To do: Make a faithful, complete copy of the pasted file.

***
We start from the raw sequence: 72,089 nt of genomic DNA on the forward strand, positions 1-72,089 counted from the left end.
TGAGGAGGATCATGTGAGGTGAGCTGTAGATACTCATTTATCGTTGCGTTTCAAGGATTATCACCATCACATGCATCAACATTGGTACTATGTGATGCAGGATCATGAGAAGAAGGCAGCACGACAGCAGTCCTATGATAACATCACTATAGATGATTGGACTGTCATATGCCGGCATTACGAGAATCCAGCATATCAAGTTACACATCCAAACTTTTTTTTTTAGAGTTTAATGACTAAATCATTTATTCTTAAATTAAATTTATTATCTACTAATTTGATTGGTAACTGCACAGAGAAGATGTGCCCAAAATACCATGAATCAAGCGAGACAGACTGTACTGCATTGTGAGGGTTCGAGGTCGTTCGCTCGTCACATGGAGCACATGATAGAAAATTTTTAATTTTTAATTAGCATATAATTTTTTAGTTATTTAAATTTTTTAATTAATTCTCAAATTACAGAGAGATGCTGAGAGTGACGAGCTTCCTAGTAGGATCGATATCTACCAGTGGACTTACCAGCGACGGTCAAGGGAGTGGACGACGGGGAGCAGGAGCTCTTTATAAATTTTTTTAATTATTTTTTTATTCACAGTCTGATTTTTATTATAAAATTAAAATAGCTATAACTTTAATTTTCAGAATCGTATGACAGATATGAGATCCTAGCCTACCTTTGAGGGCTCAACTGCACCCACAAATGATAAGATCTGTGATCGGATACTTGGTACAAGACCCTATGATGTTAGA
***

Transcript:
We start from the raw sequence: 72,089 nt of genomic DNA on the forward strand, positions 1-72,089 counted from the left end.
TGAGGAGGATCATGTGAGGTGAGCTGTAGATACTCATTTATCGTTGCGTTTCAAGGATTATCACCATCACATGCATCAACATTGGTACTATGTGATGCAGGATCATGAGAAGAAGGCAGCACGACAGCAGTCCTATGATAACATCACTATAGATGATTGGACTGTCATATGCCGGCATTACGAGAATCCAGCATATCAAGTTACACATCCAAACTTTTTTTTTTAGAGTTTAATGACTAAATCATTTATTCTTAAATTAAATTTATTATCTACTAATTTGATTGGTAACTGCACAGAGAAGATGTGCCCAAAATACCATGAATCAAGCGAGACAGACTGTACTGCATTGTGAGGGTTCGAGGTCGTTCGCTCGTCACATGGAGCACATGATAGAAAATTTTTAATTTTTAATTAGCATATAATTTTTTAGTTATTTAAATTTTTTAATTAATTCTCAAATTACAGAGAGATGCTGAGAGTGACGAGCTTCCTAGTAGGATCGATATCTACCAGTGGACTTACCAGCGACGGTCAAGGGAGTGGACGACGGGGAGCAGGAGCTCTTTATAAATTTTTTTAATTATTTTTTTATTCACAGTCTGATTTTTATTATAAAATTAAAATAGCTATAACTTTAATTTTCAGAATCGTATGACAGATATGAGATCCTAGCCTACCTTTGAGGGCTCAACTGCACCCACAAATGATAAGATCTGTGATCGGATACTTGGTACAAGACCCTATGATGTTAGA